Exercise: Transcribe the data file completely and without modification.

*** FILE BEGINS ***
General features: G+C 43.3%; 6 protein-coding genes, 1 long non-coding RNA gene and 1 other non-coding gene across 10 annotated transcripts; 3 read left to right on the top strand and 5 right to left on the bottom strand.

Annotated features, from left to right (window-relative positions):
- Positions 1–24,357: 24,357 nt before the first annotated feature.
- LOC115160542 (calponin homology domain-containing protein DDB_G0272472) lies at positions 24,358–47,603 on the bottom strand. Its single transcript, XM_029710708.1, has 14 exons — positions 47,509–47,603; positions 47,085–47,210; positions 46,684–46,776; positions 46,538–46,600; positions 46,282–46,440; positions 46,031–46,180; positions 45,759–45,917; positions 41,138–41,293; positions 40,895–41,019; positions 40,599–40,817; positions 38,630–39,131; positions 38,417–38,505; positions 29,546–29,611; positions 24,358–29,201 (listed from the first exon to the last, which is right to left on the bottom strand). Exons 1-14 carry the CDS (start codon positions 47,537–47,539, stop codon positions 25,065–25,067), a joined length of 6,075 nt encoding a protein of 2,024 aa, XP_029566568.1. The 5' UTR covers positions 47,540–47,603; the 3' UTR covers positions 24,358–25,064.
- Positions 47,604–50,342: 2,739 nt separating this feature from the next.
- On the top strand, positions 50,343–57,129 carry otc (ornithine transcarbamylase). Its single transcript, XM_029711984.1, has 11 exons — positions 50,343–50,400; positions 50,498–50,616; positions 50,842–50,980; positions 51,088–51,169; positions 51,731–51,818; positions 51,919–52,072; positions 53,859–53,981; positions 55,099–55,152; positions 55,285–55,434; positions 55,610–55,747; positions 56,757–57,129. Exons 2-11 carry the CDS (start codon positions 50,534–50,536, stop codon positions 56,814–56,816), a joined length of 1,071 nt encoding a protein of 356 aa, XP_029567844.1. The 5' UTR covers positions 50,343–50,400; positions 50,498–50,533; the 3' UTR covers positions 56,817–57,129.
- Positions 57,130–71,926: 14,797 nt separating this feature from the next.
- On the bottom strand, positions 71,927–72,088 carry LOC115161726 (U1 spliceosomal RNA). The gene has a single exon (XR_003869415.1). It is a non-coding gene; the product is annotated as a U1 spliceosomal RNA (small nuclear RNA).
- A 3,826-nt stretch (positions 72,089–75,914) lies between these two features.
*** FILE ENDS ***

General features: G+C 43.3%; 6 protein-coding genes, 1 long non-coding RNA gene and 1 other non-coding gene across 10 annotated transcripts; 3 read left to right on the top strand and 5 right to left on the bottom strand.

Annotated features, from left to right (window-relative positions):
- Positions 1–24,357: 24,357 nt before the first annotated feature.
- LOC115160542 (calponin homology domain-containing protein DDB_G0272472) lies at positions 24,358–47,603 on the bottom strand. Its single transcript, XM_029710708.1, has 14 exons — positions 47,509–47,603; positions 47,085–47,210; positions 46,684–46,776; positions 46,538–46,600; positions 46,282–46,440; positions 46,031–46,180; positions 45,759–45,917; positions 41,138–41,293; positions 40,895–41,019; positions 40,599–40,817; positions 38,630–39,131; positions 38,417–38,505; positions 29,546–29,611; positions 24,358–29,201 (listed from the first exon to the last, which is right to left on the bottom strand). Exons 1-14 carry the CDS (start codon positions 47,537–47,539, stop codon positions 25,065–25,067), a joined length of 6,075 nt encoding a protein of 2,024 aa, XP_029566568.1. The 5' UTR covers positions 47,540–47,603; the 3' UTR covers positions 24,358–25,064.
- Positions 47,604–50,342: 2,739 nt separating this feature from the next.
- On the top strand, positions 50,343–57,129 carry otc (ornithine transcarbamylase). Its single transcript, XM_029711984.1, has 11 exons — positions 50,343–50,400; positions 50,498–50,616; positions 50,842–50,980; positions 51,088–51,169; positions 51,731–51,818; positions 51,919–52,072; positions 53,859–53,981; positions 55,099–55,152; positions 55,285–55,434; positions 55,610–55,747; positions 56,757–57,129. Exons 2-11 carry the CDS (start codon positions 50,534–50,536, stop codon positions 56,814–56,816), a joined length of 1,071 nt encoding a protein of 356 aa, XP_029567844.1. The 5' UTR covers positions 50,343–50,400; positions 50,498–50,533; the 3' UTR covers positions 56,817–57,129.
- Positions 57,130–71,926: 14,797 nt separating this feature from the next.
- On the bottom strand, positions 71,927–72,088 carry LOC115161726 (U1 spliceosomal RNA). The gene has a single exon (XR_003869415.1). It is a non-coding gene; the product is annotated as a U1 spliceosomal RNA (small nuclear RNA).
- A 3,826-nt stretch (positions 72,089–75,914) lies between these two features.